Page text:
True stories of heroism don’t get much better than the tale of the Granite Mountain Hotshots.
The elite group of firefighters battled Arizona’s worst wildfire in 2013 with tragic results. The traumatic ordeal was the subject of a GQ article entitled ‘No Exit’ and now gets the big screen treatment in Only the Brave.
The film couldn’t be timelier, given the recent devastation in Northern California and B.C.’s interior plus last year’s brutal raging inferno that swept through Fort McMurray in Alberta.
An exceptional cast – in top form here – blended with keen direction and a focus on characterization, instead of flag-waving patriotism, are woven beautifully to create a rich story of inspiration and heartache.
Josh Brolin plays Eric “Supe” Marsh, the crew’s hard-working superintendent. His team consists of, among several others, actors James Badge Dale and Kelowna-born Taylor Kitsch. Whiplash star Miles Teller is also notable, portraying a drug-addicted new father trying to get a new lease on life.
Despite the inevitable machismo feel of the movie it does contain a strong female contingent. Jennifer Connelly plays Marsh’s wife and she is an absolute standout. Her relatively small role carries tremendous weight and her chemistry with Brolin is always believable.
Andie MacDowell is commendable, albeit underused, while Vancouver actress Natalie Hall, of All My Children fame, proves quite effective as well.
The plot’s deliberate pacing makes for, pardon the pun, a bit of a slow burn. Those hoping for frequent sequences of ferocious flames might be disappointed in the lack of high-octane action.
However, the film is far more interested in building dynamic characters with depth rather than providing cheap thrills. The straightforward plot does an excellent job of evoking the personal sacrifices made by these people.
The movie was directed with distinction by Joseph Kosinski. His previous works include the under-appreciated Tron: Legacy from 2010 and Tom Cruise’s Oblivion. In fact, he’s set to direct Cruise again in the Top Gun sequel slated for 2019.
Only the Brave may not be a dazzling sci-fi adventure, like the filmmaker’s other efforts, but it is still an extremely competently-constructed picture. Since character is key, Kosinski likes to get the camera up close with the actors in order to capture their sometimes raw emotions.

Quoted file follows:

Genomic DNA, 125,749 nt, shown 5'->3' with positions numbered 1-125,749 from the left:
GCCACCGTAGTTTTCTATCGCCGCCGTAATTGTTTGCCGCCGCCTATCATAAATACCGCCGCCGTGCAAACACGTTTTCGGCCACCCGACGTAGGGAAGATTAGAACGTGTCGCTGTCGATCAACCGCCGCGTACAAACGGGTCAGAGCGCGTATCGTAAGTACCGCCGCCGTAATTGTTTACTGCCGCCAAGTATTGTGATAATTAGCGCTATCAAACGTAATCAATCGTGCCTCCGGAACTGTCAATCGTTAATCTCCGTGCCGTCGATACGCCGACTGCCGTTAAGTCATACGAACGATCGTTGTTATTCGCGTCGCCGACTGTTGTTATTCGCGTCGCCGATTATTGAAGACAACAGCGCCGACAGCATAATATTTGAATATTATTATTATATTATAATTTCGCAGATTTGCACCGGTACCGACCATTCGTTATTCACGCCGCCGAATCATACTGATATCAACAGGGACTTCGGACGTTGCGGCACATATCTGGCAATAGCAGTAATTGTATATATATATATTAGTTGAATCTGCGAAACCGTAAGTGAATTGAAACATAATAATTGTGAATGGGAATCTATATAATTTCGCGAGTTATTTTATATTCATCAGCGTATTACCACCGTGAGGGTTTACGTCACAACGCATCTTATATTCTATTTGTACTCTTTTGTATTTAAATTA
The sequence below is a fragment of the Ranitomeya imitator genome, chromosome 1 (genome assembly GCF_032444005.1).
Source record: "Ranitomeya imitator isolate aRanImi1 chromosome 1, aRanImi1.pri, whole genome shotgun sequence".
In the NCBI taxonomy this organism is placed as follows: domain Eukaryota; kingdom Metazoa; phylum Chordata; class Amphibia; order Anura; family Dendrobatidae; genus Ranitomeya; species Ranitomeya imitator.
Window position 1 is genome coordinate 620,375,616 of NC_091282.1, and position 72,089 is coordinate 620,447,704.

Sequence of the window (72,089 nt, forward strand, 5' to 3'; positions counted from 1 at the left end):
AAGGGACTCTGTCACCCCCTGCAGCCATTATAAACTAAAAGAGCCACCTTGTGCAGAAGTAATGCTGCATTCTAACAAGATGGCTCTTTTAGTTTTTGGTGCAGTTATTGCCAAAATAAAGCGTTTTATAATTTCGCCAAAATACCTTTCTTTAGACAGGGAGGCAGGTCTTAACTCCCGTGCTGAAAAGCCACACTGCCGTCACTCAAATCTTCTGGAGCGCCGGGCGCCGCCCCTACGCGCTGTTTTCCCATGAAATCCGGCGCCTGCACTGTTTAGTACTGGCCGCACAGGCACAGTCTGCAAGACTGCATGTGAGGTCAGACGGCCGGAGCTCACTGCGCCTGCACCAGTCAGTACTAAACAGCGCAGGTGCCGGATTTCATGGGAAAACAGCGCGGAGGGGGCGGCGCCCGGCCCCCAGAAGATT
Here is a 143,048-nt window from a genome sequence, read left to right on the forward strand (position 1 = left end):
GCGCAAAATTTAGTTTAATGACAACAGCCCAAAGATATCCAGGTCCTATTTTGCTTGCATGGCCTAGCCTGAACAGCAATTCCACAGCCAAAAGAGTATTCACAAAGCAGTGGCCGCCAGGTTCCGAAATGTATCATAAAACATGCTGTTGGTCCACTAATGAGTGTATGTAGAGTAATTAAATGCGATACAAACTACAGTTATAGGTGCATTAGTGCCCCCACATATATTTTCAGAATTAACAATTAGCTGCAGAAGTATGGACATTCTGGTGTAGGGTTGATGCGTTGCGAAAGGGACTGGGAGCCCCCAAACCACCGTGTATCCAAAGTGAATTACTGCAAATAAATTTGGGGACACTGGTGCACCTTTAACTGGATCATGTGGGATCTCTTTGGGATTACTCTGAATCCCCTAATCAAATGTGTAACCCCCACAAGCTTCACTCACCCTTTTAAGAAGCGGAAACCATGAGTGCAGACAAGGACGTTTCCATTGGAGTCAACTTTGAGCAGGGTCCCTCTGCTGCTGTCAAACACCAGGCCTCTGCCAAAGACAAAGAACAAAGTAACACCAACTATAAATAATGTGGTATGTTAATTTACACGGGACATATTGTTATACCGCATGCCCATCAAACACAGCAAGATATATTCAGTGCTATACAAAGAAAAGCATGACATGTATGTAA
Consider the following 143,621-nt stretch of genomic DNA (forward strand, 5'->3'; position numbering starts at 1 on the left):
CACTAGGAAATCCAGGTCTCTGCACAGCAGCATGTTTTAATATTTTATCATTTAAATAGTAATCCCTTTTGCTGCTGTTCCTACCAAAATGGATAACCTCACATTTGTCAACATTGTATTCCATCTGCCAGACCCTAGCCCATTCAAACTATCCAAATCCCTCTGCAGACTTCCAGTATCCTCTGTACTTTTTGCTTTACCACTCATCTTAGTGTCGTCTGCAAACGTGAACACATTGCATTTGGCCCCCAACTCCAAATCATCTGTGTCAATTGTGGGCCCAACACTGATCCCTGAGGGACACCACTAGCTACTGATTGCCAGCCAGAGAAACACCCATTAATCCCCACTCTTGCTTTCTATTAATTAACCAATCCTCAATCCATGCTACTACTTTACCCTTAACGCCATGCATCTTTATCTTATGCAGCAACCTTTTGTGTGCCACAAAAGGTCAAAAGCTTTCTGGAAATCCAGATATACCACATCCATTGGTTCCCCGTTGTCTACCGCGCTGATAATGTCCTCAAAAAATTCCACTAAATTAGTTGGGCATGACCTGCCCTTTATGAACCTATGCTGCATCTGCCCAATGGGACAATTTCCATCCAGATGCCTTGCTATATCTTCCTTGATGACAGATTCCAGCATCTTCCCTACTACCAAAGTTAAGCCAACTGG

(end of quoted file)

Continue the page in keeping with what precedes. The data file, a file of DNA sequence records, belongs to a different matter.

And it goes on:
The cinematography is sharply striking and the wide panoramic shots illustrate the sheer scope of the often uncontrolled flames as they sweep across the arid landscape.
We often hear about the efforts of those tasked with battling blazes on the frontlines through dramatic news clips and then move on with our day. Only the Brave seeks to meticulously and sensitively capture what it’s actually like for these heroes on the ground; the film succeeds in this department for the most part.
The production team certainly strived for authenticity at every turn. The movie is full of painstaking details that show the rigorous training that goes into this dangerous line of work, the physical and mental challenges of putting out fires, plus all the vast technical details of the job itself.
Unfortunately, the script is one of the weaker aspects. The film’s dialogue is occasionally maudlin and lacks a sense of finesse. Another minor issue is a recurring nightmare Marsh has that is depicted with rather unconvincing visual effects. The nature of the dream helps serve the character but its heavy-handed execution comes off as awkward and ruins some tension.
Still, several minor problems don’t come close to affecting the overall satisfaction of the movie.
Only the Brave is an earnest and heartfelt glimpse at a harrowing series of events involving an inspiring group of brave people, made all the more poignant because it actually happened. Grab the tissues, this powerful tear-jerker earns 4 out of 5 pieces of popcorn.
Playing at a theatre near you. Rated PG and is 133 minutes long.